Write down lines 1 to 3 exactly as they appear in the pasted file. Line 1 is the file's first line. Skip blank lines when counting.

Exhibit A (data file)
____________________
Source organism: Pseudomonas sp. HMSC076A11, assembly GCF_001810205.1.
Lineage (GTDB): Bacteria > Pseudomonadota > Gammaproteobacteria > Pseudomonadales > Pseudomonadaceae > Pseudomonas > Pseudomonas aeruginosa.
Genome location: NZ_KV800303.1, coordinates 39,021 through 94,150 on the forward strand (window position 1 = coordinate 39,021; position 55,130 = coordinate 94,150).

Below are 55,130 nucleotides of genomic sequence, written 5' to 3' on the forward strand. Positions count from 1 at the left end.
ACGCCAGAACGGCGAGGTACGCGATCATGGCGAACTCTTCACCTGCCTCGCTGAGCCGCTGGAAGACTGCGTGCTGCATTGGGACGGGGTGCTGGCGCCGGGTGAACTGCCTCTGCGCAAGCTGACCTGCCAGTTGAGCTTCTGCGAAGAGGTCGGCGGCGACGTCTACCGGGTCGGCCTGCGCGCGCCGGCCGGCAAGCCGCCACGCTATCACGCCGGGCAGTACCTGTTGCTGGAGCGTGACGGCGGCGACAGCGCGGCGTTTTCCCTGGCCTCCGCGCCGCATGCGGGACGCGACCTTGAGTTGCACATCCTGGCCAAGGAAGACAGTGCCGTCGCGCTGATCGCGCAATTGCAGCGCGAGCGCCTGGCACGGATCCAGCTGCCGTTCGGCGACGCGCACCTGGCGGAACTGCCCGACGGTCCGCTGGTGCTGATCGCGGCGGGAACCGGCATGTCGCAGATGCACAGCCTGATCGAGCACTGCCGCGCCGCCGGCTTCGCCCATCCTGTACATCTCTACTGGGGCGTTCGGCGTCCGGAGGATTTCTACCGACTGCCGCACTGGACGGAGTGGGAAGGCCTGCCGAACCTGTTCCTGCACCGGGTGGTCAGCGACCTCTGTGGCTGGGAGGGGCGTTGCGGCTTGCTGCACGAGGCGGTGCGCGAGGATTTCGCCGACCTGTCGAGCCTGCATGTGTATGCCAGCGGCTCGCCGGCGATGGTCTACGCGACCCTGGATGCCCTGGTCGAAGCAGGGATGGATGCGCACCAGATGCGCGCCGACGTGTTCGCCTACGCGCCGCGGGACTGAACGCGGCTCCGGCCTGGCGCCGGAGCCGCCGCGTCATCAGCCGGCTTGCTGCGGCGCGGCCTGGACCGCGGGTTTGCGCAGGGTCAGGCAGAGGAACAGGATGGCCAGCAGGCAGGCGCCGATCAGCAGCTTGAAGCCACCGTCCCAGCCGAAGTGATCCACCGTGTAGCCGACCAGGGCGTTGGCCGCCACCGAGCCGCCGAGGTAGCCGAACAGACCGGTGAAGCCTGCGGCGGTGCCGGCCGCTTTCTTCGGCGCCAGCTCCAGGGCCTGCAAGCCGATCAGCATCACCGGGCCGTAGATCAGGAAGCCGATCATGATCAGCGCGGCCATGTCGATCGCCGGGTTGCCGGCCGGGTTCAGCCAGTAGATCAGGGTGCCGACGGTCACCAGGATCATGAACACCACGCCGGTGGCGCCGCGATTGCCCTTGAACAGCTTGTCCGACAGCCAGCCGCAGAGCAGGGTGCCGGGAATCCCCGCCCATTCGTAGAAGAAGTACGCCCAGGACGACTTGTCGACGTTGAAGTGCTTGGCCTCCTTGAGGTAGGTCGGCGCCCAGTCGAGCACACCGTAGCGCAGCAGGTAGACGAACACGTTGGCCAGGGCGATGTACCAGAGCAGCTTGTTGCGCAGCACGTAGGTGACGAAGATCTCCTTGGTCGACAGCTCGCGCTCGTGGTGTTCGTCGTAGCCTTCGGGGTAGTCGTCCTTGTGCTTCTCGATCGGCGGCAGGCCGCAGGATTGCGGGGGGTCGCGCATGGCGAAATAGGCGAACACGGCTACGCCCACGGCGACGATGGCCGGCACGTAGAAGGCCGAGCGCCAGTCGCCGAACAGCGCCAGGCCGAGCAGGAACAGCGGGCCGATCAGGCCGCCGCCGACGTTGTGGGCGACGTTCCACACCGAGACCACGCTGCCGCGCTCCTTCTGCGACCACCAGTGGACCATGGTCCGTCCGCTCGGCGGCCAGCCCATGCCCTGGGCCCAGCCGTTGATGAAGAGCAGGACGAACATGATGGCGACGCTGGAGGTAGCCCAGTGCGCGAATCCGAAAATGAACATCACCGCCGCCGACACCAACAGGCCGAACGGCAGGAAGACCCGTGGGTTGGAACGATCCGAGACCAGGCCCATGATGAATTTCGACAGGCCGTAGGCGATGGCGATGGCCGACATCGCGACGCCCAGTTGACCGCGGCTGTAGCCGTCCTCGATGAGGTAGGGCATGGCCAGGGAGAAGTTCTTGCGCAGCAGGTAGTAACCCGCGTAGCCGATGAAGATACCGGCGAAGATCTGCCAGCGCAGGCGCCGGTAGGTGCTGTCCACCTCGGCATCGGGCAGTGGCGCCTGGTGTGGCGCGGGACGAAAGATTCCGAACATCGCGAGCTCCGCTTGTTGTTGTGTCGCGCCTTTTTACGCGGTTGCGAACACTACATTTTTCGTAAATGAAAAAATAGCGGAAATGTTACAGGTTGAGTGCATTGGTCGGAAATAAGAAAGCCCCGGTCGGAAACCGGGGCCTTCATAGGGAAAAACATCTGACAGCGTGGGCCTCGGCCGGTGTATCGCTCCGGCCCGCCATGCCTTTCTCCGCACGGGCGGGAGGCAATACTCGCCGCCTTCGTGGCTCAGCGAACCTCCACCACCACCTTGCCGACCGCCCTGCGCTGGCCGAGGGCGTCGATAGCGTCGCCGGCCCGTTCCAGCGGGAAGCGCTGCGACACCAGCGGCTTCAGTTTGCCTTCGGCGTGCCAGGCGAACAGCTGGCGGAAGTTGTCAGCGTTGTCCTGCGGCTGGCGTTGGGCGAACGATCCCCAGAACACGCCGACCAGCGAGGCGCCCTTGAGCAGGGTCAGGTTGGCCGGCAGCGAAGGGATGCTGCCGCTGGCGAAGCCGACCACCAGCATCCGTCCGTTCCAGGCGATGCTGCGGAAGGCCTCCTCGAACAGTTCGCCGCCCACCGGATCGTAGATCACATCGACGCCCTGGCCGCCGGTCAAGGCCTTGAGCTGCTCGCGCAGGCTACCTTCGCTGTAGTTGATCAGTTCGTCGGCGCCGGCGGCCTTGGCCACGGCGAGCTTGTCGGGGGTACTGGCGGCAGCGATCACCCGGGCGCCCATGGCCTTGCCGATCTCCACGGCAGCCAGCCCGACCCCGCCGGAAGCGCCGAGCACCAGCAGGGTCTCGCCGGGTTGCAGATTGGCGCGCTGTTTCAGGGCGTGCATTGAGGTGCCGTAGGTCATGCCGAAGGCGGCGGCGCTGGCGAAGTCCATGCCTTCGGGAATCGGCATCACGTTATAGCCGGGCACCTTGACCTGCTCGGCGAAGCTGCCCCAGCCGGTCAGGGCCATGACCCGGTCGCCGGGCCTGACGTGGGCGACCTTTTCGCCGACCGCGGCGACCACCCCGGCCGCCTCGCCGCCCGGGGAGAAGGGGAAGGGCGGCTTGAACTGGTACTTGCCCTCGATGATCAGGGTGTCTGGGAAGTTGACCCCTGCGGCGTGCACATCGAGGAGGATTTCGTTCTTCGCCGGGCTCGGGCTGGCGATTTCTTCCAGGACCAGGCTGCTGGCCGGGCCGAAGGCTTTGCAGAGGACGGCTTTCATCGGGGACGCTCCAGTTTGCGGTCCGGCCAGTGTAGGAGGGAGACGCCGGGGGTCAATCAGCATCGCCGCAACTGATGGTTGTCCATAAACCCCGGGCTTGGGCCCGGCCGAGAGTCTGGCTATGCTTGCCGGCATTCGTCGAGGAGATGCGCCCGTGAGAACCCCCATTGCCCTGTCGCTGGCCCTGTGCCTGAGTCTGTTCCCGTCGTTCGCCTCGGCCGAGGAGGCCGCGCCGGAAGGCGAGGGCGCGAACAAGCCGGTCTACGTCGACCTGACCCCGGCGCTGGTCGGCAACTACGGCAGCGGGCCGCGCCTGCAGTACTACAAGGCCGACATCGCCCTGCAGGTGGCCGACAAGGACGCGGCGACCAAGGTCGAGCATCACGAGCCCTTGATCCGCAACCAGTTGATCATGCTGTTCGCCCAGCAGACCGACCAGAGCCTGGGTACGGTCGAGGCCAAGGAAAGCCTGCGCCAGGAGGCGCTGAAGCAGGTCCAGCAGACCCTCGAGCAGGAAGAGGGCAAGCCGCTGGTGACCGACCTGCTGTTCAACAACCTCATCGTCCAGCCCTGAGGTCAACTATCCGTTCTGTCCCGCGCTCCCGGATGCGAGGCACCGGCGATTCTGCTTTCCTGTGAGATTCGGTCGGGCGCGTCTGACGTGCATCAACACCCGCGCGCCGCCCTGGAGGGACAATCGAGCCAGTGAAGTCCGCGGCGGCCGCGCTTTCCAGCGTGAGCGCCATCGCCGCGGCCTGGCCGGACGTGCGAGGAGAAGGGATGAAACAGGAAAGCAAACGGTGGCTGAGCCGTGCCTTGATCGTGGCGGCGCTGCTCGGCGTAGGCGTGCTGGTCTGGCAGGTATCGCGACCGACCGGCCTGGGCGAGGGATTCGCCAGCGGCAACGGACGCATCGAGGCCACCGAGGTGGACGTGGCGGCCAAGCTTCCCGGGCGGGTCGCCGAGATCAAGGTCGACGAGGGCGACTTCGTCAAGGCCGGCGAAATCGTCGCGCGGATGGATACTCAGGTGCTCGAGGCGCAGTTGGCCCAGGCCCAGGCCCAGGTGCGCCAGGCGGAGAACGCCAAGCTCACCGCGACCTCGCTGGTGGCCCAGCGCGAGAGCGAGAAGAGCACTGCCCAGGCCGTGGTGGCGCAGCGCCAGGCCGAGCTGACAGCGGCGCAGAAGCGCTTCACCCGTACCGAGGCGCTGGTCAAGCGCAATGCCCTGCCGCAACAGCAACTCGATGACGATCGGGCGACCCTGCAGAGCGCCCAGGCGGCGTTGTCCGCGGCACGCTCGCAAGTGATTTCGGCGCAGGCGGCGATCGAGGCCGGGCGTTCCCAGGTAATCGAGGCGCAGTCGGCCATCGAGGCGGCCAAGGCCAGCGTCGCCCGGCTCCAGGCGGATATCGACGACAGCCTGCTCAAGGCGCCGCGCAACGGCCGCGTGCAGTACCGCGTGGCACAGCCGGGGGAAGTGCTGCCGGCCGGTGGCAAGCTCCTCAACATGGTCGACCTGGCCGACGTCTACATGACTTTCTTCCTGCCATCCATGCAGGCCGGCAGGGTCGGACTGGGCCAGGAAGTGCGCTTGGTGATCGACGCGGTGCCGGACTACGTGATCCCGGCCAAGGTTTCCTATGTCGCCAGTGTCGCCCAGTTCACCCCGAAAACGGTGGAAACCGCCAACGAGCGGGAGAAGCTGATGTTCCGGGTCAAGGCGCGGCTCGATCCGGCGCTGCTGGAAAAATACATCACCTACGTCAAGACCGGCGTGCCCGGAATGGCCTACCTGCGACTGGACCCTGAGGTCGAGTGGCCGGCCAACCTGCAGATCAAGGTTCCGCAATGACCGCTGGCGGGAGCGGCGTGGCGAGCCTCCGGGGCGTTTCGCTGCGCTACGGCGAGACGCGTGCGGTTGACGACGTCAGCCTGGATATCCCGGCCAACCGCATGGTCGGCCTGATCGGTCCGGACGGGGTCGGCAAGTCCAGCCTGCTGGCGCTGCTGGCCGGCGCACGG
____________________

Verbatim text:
Source organism: Pseudomonas sp. HMSC076A11, assembly GCF_001810205.1.
Lineage (GTDB): Bacteria > Pseudomonadota > Gammaproteobacteria > Pseudomonadales > Pseudomonadaceae > Pseudomonas > Pseudomonas aeruginosa.
Genome location: NZ_KV800303.1, coordinates 39,021 through 94,150 on the forward strand (window position 1 = coordinate 39,021; position 55,130 = coordinate 94,150).